Very sorry about that, I must have been confusing my undergrad and grad (uchicago) alma maters, embarassingly enough, along with the Glendon who was at Williams with me, adding to my confusion. One other prominent academic that does come to mind, however, is Michael Beschloss. Also, I know he was a prof and he have been an alum as well, James MacGregor Burns.

#9 Comment By John On May 12, 2004 @ 2:20 pm

I added Barrington Moore Jr and James Scott as academics that went to Williams.

I’m pretty sure Edgar Bronfman who used to own Seagram/Universal went here, but I could be wrong.

Most importantly: I went to Williams. This will only become significant with time ;)

#10 Comment By (d)avid On May 12, 2004 @ 2:45 pm

Bruce Russett is class of Williams 1956. One can make the argument that Professor Russett is the most influential scholar in international relations for the past 30 years. He’s published 22 books and 218 articles. Moreover, Russett has been a pioneer in most areas of international relations (he might be one of the most cited active professors in political science).

#11 Comment By Aidan On May 12, 2004 @ 2:47 pm

Edgar Bronfman Jr. is ’50. He gave his name, with the rest of the clan, to the Bronfman Science Center. He was also the author of the rather amusing quote “to turn 100 dollars into 110 dollars is hard work. To turn 100 million dollars into 110 million dollars is inevitable.”

#12 Comment By Jeff Zeeman On May 12, 2004 @ 2:53 pm

I think it was Bronfman Senior who attended Williams, not Junior. Junior skipped college entirely. Sam, Edgar Jr.’s brother, did go to Williams. I also think that Bronfman Senior attended Williams, but if memory serves, graduated from somewhere else. He certainly holds Williams dear, however, given the volume of his family’s donations to the institution.

#13 Comment By Eric Smith ’99 On May 12, 2004 @ 3:26 pm

Edgar Bronfman Jr. is fun because he wrote a highly uneducated rant against the internet while with Universal. Things you don’t understand are apparently scary – especially when at the time you feel it threatens one of your financial stakes.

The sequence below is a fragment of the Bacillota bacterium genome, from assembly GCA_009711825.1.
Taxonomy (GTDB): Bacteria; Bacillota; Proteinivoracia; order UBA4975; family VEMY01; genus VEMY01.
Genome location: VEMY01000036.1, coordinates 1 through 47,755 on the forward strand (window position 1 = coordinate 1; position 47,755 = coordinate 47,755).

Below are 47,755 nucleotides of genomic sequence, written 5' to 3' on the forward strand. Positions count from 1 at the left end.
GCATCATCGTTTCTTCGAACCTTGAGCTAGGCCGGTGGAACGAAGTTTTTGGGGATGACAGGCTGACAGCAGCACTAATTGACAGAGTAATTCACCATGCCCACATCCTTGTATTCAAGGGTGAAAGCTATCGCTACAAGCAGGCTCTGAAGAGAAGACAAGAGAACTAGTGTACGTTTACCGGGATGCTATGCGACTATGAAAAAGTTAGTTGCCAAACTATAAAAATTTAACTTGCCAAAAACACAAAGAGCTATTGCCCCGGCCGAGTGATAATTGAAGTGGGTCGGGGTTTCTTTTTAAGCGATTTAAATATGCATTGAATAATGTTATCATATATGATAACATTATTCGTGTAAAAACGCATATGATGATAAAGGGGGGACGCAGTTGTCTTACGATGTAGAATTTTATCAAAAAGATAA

As far as I know, their wealth originated from bootlegging whiskey over the border (they are Canadian) during prohibition. This eventually led to a legitimate company in Seagrams and then on to other ventures including Universal.
(this is the part that always makes me chuckle when Williams gets its underwear knotted up over student drinking)

They, as a family, have donated a lot of money to a variety of schools around the States – the only ones I know of are on the east coast – but I could be wrong and it might reach out to some greater extent.

#14 Comment By Jeff Zeeman On May 12, 2004 @ 4:27 pm

Another potential source of info on Williams alums of notes can be found by scanning the list of bicenntenial medal winners:

http://www.williams.edu/alumni/news/awards/

Among those who are candidates for “famous” or prominent listings, I’d say Richard Helms (what’s up with all the eph and jeff CIA directors, by the way?), Martha Coakley, Dominick Dunne, Laine Faison, and Martha Williamson all are good candidates.

#15 Comment By David Kane On May 12, 2004 @ 4:52 pm

Williams (like Amherst and other similar schools) has historically had a stronger-than-you-might expect connection to both the CIA and the Marine Corps.

At least, that’s my understanding. It would be tough to get the necessary data to show this . . .

#16 Comment By Noah Smith-Drelich ’07 On May 12, 2004 @ 11:07 pm

Sorry if these were already on the website:

Steven Sondheim, Steve Case (or jobs, I get the two mixed up), Prez Garfield, and some congressmen I can’t think of. Additionally there were some governors I believe and at least a couple mayors of major cities.

If you look at museum curators or prominent art historians, it feels like over half of them went to Williams. Peggy Diggs (a famous artist) currently teaches at Williams.

#17 Comment By Darby Jack ’97 On May 13, 2004 @ 10:06 am

Robert F. Engle III–2003 nobel in economics (for time series econometrics).

http://www.nobel.se/economics/laureates/2003/index.html